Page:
Dilution of Artistic Genius?
Thank God for YouTube.
Just this morning, a random event cause an old Jerry Lewis bit to pop into my head. From the movie Errand Boy, Lewis does a pantomime to Count Basie’s fabulous Blues In Hoss Flat. The bit, called Chairman of the Board, is an elegant example of comedic genius, without a single spoken word. I remember when I first saw it – I was sick with a flu, home from school, in the mid 1960’s (the movie released in 1961).
I located the clip on Youtube this morning and within minutes of posting it, one of my old high school classmates posted a comment with a link to yet another old bit – this one even more elaborate and utterly astonishing in its perfection. Sid Caesar and Nanette Fabray performed a pantomime of a marital spat to Beethoven’s 5th, LIVE on Sid and Imogene Coca’s spectacular comedy program, Your Show of Shows (the program was the debut for a fellow named Carl Reiner, who moved on to create the Dick Van Dyke Show). How often can a wordless skit grip your attention for six minutes?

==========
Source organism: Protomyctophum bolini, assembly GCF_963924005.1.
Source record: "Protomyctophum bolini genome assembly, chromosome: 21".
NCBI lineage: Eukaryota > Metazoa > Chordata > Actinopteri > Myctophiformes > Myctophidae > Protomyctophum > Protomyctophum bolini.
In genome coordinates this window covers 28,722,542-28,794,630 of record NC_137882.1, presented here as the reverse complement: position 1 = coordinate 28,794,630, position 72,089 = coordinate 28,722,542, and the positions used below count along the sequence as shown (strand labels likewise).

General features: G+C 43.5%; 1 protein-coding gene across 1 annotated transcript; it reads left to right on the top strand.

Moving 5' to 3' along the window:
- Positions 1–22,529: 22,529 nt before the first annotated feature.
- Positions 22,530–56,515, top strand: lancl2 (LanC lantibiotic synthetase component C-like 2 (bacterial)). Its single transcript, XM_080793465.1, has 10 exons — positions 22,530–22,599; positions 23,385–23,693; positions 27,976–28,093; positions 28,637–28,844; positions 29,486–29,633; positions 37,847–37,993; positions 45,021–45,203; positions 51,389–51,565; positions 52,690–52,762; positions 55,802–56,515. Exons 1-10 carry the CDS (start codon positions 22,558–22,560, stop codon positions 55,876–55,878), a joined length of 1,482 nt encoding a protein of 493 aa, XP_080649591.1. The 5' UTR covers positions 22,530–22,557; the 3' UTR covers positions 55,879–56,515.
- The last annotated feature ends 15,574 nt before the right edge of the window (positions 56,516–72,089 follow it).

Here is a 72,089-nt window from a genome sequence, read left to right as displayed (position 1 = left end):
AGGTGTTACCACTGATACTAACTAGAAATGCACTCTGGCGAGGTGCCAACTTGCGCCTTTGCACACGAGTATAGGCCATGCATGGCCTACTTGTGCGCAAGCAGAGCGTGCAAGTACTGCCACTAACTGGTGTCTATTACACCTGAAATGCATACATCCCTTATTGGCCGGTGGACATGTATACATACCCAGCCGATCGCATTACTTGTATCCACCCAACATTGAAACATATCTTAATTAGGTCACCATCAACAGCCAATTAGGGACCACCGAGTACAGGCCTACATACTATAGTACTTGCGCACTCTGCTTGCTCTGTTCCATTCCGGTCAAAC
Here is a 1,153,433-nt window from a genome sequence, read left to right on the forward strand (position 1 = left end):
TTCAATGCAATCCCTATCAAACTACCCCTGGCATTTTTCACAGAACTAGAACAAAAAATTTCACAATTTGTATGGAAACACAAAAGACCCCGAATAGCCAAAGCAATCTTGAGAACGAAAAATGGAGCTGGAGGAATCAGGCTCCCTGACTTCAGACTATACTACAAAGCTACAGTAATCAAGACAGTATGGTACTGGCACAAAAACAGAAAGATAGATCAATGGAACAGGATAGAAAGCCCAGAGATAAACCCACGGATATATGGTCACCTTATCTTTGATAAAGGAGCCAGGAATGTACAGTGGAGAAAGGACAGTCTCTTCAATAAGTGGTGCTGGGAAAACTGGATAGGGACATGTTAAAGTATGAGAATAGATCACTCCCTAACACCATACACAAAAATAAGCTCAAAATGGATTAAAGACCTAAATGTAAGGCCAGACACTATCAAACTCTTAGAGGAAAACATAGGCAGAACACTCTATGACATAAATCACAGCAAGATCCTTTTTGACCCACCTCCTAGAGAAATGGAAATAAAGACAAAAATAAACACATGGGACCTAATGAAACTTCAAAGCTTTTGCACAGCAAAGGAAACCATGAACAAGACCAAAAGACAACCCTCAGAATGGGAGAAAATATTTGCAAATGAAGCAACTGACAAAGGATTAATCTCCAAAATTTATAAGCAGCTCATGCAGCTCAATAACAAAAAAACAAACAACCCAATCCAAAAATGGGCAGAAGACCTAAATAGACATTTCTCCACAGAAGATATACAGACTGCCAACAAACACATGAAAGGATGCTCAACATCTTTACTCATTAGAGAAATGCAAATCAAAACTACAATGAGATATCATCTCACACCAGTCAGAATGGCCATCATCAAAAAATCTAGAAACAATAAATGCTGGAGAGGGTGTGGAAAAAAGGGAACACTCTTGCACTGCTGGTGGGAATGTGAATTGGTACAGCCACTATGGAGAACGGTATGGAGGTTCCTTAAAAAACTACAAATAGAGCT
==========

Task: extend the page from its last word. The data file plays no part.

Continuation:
These comic artists – and dozens more from well before – e.g., Charlie Chaplin,W.C. Fields, Groucho Marx, Stan Laurel and Oliver Hardy, hell, even the Howard brothers – displayed an art that combined physical movement, timing, language (watch Sid Caesar’s work with foreign “languages”), and above all, intellect. They tower over the current comic stars of the day, I say.
Perhaps there is something in the old way that appeals to the senses in a way that current style does not. There is more physical movement, subtlety, understatement, maybe?
Are there similarities in the evolution of the fiction you read? How do your favorite contemporary writes compare to the predecessors of their genre?
As well, in music? Art?
Has it all really been done before? Or are there still real, genuine pioneers in their artistic fields? Who are they?
I know one thing – I’m going back to watch some Youtube clips, and none of them are newer than 1990.
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